Due to an ongoing health crisis in the family, blogging will be 'on and off' as time and circumstances permit for the foreseeable future. I also beg your indulgence if I am slow in responding to emails. New posts will appear below this notice.

Wednesday, February 29, 2012

In rebuke of partisanship Sen. Olympia Snowe will not seek re-election

Sen. Olympia J. Snowe, the iconic Republican moderate from Maine, announced her retirement from the Senate on Tuesday, saying she would not seek a fourth term because political partisanship has made the Senate unproductive.

“Unfortunately, I do not realistically expect the partisanship of recent years in the Senate to change over the short term,” Snowe said. “So at this stage of my tenure in public service, I have concluded that I am not prepared to commit myself to an additional six years in the Senate.”

Snowe has made a reputation, over 33 years in Congress, as someone eager to build political bridges between moderates from both parties. But in recent years, she has become an increasingly isolated voice in a Congress hobbled by partisan gridlock.
Read the rest here.

This will certainly complicate efforts by the GOP to retake the majority in the Senate.  There are not many Republicans left in New England thanks in part to the Tea Party types and she was one of perhaps two who held safe Senate seats.

3 comments:

Phil said...

John - forgive me for being disputatious during Lent, but it is possible that there are few national Republican officeholders left in New England because of New Englanders themselves? That is, people who continue to be described as "flinty" and "independent" but, in fact, have long since turned their backs on those virtues of their forebears, now being content to vote for politicians who enthusiastically spend us into oblivion and dictate how we can live nearly every aspect of our lives?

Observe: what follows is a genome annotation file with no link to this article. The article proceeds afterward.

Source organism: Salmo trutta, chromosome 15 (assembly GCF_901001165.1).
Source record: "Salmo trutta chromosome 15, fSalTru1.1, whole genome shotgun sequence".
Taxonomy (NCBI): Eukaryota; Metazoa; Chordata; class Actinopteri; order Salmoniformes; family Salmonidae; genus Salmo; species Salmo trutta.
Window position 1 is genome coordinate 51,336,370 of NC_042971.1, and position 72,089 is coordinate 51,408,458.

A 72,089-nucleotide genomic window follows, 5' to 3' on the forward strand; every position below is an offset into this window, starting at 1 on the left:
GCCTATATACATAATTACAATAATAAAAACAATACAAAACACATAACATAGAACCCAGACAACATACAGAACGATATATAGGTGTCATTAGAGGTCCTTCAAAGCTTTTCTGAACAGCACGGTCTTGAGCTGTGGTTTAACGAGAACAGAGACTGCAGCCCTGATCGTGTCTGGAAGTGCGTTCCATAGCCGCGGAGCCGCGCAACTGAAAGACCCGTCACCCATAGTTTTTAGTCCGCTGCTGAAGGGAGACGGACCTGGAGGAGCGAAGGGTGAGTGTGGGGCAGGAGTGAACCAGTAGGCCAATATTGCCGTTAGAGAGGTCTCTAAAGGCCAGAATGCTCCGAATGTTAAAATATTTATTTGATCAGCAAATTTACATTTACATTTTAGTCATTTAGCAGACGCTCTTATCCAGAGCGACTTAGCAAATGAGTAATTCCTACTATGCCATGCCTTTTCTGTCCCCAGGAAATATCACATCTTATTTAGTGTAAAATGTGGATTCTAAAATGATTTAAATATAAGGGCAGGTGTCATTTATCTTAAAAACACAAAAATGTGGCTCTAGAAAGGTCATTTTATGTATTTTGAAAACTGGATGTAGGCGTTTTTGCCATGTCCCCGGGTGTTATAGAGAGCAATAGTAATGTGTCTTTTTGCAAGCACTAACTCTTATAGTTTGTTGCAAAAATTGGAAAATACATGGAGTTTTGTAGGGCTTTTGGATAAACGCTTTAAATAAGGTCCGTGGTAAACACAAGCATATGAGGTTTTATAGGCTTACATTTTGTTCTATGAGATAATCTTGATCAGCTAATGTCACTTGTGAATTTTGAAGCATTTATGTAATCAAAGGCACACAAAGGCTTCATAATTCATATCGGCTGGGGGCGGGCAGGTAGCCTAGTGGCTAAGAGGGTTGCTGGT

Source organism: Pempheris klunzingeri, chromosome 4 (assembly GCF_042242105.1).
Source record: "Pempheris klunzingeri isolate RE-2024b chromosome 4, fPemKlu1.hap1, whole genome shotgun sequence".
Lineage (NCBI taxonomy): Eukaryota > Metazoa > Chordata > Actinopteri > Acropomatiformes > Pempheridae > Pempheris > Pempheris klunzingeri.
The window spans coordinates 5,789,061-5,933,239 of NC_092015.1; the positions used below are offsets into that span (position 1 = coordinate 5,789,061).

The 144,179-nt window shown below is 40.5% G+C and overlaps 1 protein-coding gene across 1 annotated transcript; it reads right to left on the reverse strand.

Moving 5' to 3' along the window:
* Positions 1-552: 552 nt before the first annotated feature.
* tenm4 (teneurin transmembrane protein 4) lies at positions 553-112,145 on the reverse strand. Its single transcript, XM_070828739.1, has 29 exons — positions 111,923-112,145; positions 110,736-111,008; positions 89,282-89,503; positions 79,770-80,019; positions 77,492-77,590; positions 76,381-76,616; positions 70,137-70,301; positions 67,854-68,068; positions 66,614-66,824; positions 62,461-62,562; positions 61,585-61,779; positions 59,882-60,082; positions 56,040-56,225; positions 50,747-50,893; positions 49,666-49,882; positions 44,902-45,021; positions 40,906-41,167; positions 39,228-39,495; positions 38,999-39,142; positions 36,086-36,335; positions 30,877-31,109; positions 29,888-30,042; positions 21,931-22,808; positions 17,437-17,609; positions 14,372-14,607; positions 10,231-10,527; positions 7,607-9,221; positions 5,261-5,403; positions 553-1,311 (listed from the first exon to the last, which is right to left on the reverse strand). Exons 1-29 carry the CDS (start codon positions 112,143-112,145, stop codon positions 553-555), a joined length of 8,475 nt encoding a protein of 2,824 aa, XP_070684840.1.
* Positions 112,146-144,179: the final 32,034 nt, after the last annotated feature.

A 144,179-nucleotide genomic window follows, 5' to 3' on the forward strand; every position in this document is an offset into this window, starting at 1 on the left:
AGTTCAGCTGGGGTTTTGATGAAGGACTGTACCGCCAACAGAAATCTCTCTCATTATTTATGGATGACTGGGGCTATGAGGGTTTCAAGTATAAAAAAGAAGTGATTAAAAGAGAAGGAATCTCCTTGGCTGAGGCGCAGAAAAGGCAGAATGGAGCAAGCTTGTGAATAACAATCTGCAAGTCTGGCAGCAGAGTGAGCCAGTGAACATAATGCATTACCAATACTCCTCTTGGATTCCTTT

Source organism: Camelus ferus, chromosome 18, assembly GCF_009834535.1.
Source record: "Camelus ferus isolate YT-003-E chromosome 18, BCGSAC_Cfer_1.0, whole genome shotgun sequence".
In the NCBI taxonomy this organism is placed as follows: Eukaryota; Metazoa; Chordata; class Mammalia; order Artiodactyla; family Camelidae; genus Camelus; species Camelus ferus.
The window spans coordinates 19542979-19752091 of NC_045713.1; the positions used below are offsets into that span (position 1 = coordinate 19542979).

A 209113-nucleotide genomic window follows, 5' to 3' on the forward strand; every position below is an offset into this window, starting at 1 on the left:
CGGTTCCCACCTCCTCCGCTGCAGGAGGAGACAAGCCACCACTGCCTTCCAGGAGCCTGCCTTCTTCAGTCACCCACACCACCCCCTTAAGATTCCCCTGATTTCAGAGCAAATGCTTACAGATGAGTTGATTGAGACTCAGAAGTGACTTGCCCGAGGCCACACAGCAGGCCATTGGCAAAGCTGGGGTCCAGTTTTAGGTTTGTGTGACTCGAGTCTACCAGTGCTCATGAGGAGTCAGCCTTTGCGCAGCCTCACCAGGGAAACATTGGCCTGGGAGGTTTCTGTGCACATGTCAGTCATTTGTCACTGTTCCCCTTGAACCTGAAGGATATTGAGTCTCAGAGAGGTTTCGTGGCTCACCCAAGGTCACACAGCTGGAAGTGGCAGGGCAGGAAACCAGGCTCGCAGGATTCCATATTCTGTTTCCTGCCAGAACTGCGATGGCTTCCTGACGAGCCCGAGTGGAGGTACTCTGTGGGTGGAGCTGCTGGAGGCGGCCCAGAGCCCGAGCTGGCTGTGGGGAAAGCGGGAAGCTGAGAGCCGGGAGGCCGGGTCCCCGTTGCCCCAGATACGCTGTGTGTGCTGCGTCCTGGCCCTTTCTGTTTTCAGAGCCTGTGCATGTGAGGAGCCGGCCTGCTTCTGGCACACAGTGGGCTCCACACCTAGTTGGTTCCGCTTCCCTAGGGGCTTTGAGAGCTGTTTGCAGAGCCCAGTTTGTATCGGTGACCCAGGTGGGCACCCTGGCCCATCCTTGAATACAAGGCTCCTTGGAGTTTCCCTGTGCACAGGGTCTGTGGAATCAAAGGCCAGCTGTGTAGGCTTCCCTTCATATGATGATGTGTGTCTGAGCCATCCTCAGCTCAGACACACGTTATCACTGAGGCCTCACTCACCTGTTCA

I take it you have libertarian leanings if you support Dr. Paul. Who, then, is your best ally in the real world: Tom Coburn or Olympia Snowe? Jeff Sessions or John Kerry? Ron Johnson (WI) or Patrick Leahy?

Republican senators were mostly gone from New England long before the Tea Party existed.

John (Ad Orientem) said...

Phil
You missed my point. Could Tom Coburn or Jeff Sessions get elected anywhere in New England? I think not. Olympia Snowe is not my ideal Senator. But she was pragmatic and understood something lost on most of the GOP today. You need to be able to cut a deal with the other side in order to get anything done in a chamber where 60 votes is required to authorize a bathroom break. Was she a bit to the left of me on some important issues? Yes. But she had an (R) at the end of her name and it is exceedingly unlikely that her successor will.

The late Bill Buckley once observed that you don't run the most conservative candidate in an election. You run the most conservative candidate who can win. Or to put it another way, would you rather have someone in the Senate who will reliably vote with you about 60% of the time or one who will vote with you less than 10% of the time?

We had the former and are now likely to get the latter.

Phil said...

John,

I get your point and agree with you. Where I'm coming from, though, is that the state of affairs which says a Tom Coburn couldn't win in New England isn't the fault of the Tea Party or anybody else we might label as being on the right. It's the fault of the voters who have changed in such a way as to practically no longer countenance any kind of common-sense approach to politics.

Many New Englanders are as far left, if not farther, than the Tea Party is right, and shouldn't be left off the hook of criticism simply for the lack of organizing and attaching a name to themselves.